A nearly-100-year-old work of art is getting a live-action update at the Military Museums in southwest Calgary.
Gassed, a 1919 painting by John Singer Sargent, depicts the aftermath of a mustard gas attack during the First World War. Now, a live recreation of the painting featuring volunteers from Calgary is a contemporary twist on the historic work of art.
Gassed Redux, created by artist Adad Hannah, is a tableau vivant, or living picture, that re-enacts Sargent’s famous scene of blinded soldiers being led from the battlefield. The images are recorded on video and then projected onto a 15-metre sculptural form.
“What you’ll see is not a painting, it’s not flat, it’s a three-dimensional thing in space,” Hannah told the Calgary Eyeopener on Wednesday.
While viewers may at first think they’re looking at a painting or still photography, Hannah said they’ll soon notice the nuances of human life: breathing, blinking and subtle movements.
“You realize that what you’re looking at is human beings being human,” said Hannah, who has created tableaux vivants of other famous paintings, such as Picasso’s Guernica and The Raft of Medusa by Theodore Gericault.
For many viewers, the effect of this type of art is a feeling of being caught in-between movement and stillness — and hopefully it provokes a new way to connect with the artwork, said Hannah, who is based in Vancouver and Montreal.
“I’m interested in making art that makes you think about how you’re seeing things. So less about the project itself and more about thinking about the creation of art.”
To get the effect, Hannah worked with his two assistants, eight staff from Calgary and 40 local volunteers who painstakingly recreated every aspect of the painting, from the First World War military uniforms to the bandages on the soldiers’ eyes, to the setting.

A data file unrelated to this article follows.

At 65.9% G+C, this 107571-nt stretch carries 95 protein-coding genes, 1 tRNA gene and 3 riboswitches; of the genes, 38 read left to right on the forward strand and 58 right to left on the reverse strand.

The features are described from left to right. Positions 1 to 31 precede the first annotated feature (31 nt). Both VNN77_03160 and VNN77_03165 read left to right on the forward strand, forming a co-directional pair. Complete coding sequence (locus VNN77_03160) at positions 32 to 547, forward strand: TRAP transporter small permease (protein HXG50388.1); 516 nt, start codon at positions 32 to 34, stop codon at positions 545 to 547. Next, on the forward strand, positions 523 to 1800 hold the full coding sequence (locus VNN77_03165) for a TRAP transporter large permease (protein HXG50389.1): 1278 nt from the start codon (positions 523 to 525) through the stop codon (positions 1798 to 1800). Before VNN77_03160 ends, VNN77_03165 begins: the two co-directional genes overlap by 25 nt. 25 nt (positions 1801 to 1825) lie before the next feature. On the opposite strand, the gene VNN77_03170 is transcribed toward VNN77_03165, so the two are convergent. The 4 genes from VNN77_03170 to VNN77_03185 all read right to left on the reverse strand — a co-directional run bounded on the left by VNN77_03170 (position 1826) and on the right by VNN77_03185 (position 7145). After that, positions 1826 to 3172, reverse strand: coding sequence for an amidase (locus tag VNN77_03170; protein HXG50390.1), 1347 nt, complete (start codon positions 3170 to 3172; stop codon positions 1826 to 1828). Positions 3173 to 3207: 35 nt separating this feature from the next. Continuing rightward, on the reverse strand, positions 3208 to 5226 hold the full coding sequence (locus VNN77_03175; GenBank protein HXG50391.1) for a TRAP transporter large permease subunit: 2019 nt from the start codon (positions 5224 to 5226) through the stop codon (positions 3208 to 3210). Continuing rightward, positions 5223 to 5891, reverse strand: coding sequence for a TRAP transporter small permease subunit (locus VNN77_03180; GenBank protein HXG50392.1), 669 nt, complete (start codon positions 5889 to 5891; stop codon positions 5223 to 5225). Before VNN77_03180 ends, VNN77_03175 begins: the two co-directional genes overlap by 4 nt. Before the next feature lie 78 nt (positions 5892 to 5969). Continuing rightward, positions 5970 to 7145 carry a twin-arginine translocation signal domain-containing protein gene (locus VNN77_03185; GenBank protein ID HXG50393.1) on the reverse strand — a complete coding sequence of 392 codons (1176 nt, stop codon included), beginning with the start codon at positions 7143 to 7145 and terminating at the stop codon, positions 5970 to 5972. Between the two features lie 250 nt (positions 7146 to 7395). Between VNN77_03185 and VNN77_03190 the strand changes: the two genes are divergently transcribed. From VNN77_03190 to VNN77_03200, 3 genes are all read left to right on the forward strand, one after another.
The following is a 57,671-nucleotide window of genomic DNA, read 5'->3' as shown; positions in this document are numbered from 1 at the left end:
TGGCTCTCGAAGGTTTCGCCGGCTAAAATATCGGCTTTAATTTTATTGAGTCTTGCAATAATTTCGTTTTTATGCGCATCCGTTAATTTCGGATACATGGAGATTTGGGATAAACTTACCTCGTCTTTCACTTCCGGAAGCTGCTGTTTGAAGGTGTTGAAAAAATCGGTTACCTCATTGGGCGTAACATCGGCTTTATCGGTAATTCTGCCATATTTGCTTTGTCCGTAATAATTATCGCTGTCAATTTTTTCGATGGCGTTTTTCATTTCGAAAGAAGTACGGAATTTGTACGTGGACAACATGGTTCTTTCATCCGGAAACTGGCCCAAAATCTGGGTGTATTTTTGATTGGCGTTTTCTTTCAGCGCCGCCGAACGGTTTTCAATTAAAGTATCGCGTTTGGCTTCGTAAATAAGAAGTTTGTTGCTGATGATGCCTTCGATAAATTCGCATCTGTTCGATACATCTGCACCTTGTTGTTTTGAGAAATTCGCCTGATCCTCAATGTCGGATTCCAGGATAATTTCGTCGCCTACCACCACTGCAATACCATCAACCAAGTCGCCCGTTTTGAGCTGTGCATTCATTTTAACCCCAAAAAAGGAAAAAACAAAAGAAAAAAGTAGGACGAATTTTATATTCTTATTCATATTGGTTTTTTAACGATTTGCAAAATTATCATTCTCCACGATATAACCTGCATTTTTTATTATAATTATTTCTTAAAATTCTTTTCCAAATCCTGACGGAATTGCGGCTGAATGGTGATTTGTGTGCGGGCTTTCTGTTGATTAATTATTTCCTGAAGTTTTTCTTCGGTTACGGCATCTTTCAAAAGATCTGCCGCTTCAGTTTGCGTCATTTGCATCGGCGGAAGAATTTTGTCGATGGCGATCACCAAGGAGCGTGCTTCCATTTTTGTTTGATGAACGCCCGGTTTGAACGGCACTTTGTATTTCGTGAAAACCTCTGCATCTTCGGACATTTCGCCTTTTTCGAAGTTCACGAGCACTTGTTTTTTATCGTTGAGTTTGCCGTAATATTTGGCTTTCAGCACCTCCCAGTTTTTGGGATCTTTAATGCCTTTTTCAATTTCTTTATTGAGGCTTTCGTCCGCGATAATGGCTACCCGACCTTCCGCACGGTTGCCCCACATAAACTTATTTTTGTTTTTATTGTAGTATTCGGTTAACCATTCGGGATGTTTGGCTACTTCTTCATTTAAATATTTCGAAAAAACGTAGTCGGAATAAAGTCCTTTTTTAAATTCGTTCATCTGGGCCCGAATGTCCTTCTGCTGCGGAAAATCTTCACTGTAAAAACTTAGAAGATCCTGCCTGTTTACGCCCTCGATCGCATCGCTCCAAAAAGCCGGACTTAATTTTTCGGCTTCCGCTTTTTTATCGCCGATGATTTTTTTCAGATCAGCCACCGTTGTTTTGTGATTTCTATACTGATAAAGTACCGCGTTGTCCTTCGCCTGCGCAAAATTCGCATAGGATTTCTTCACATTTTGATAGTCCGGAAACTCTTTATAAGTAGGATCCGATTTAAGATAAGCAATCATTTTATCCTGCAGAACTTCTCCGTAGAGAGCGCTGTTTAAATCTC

Working with so many people to recreate the work of art means the result is always a bit of a surprise, no matter how closely they endeavour to stick to the source material. And that’s part of the charm.
“It’s very much a collaborative project,” Hannah said. “The project changes as it’s being built.”
Similarly, the perspective of audience members who come to view the work may change as they watch it over a period of time, he added.
“I think that by contemporizing this painting, obviously there’s parallels of people being gassed in 1918 and people being gassed much more recently,” he said. “Also, this idea of the historic moment. When you see the people moving, then the historical moment is in motion and is up for reinterpretation and, unfortunately, repetition.”
Gassed Redux opens this Friday at at the University of Calgary Founders’ Gallery at The Military Museums of Calgary.
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With files from the Calgary Eyeopener